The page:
But whether or not that’s what Knight meant, the decision has no bearing on private-sector bargaining. In the private sector, the government does not choose its own bargaining partner; it imposes one on private parties. And some of those parties object to their unions’ political views—views that are increasingly central to unionization itself. So private-sector bargaining raises a different question: can the government force private citizens to associate with a union when that union’s core purpose is increasingly political? (Elsewhere, I have argued at greater length that it cannot.)

That question will only grow more urgent. Unions show no sign of abandoning politics anytime soon. They routinely endorse candidates, fund campaigns, adopt policy platforms, and even bargain for political goals. Indeed, those activities have become their main focus. They are less like private bargaining agents, more like political action committees.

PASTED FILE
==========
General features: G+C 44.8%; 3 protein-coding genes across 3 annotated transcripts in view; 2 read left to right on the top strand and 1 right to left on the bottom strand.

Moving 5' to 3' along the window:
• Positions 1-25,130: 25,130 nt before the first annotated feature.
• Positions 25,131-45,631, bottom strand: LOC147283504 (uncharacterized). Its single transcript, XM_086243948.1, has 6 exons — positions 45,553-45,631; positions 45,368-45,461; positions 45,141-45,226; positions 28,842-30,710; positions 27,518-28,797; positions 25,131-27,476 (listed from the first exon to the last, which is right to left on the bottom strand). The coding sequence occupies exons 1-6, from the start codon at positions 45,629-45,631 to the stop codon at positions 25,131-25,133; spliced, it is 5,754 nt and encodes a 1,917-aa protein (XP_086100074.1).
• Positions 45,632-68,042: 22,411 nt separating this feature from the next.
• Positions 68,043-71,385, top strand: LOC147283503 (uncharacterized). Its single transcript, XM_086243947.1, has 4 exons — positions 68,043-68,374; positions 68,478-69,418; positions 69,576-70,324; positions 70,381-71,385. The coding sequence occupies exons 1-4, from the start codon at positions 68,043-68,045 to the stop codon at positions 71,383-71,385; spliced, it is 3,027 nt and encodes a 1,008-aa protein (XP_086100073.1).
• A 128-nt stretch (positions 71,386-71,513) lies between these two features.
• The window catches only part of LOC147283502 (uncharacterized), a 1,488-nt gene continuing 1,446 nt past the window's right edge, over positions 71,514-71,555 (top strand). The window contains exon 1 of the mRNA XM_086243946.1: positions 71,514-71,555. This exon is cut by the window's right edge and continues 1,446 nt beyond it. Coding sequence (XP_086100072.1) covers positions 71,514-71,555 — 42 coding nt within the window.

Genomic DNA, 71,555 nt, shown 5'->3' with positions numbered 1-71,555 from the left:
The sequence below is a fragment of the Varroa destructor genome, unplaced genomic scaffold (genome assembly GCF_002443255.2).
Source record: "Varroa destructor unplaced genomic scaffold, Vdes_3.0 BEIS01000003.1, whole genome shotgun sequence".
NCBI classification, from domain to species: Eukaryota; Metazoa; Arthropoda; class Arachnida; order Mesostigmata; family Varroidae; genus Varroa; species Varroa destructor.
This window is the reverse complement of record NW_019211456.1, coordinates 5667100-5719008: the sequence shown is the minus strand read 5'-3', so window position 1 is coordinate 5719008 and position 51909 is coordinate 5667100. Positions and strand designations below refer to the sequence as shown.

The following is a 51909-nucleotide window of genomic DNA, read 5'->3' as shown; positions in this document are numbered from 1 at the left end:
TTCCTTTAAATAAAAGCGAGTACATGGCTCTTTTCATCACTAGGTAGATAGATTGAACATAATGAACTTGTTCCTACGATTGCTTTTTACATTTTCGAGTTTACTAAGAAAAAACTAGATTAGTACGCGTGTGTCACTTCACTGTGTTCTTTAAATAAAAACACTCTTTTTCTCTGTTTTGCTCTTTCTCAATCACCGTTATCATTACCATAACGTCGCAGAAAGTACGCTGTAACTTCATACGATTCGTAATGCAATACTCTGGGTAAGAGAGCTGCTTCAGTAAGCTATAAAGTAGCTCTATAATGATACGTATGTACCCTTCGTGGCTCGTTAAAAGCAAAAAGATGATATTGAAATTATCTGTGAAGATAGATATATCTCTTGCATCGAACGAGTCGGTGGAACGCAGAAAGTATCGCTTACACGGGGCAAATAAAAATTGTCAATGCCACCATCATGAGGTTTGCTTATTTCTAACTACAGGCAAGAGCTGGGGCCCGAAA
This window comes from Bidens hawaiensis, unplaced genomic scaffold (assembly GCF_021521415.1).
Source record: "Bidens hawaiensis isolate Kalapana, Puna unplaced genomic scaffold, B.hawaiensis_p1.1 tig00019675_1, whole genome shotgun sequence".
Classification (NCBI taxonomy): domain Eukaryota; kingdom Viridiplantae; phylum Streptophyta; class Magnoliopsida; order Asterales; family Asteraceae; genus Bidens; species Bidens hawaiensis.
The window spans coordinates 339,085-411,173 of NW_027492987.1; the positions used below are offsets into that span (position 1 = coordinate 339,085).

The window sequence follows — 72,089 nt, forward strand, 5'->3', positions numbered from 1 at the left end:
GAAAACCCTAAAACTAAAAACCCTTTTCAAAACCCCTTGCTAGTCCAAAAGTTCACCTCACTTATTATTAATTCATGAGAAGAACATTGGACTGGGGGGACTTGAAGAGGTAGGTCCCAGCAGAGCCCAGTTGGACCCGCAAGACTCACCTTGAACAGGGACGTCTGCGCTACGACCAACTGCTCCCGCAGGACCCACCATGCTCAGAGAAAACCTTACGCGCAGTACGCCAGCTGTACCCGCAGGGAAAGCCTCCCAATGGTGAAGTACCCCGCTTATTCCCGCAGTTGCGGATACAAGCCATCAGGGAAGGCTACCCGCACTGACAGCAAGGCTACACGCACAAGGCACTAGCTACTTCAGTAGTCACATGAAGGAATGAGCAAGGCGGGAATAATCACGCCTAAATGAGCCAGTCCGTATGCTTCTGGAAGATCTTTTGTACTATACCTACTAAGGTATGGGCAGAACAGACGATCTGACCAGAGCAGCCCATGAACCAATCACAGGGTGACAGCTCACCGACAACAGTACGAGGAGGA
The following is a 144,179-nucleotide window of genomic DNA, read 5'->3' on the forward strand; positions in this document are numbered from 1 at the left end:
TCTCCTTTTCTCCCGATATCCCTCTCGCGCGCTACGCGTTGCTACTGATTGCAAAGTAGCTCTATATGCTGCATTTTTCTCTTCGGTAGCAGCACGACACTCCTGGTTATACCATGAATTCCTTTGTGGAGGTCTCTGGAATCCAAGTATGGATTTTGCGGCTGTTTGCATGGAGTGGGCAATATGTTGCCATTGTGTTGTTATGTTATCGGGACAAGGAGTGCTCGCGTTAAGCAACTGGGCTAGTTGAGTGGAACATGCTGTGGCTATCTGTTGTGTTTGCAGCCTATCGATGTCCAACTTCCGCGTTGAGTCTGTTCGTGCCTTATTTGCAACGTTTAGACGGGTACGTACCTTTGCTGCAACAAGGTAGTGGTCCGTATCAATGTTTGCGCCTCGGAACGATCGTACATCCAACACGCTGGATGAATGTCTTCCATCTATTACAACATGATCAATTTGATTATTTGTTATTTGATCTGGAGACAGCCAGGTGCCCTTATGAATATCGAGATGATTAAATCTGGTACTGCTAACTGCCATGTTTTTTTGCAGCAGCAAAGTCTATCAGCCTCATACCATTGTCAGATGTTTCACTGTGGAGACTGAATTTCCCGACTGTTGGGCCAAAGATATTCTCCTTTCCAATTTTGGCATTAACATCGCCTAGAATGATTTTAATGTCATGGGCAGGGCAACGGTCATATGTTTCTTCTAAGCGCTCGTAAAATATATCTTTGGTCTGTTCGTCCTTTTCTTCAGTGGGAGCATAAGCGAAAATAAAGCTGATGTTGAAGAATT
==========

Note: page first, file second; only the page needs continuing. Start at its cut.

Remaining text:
This is the labor movement the Webbs envisioned. Voluntarism is dead, and traditional bargaining isn’t so far behind it. The future of the labor movement is laden with politics. And given that political weight, it is no longer clear whether our old legal structures can stand.

Note from the Editor: The Federalist Society takes no positions on particular legal and public policy matters. Any expressions of opinion are those of the author. We welcome responses to the views presented here. To join the debate, please email us at [email protected].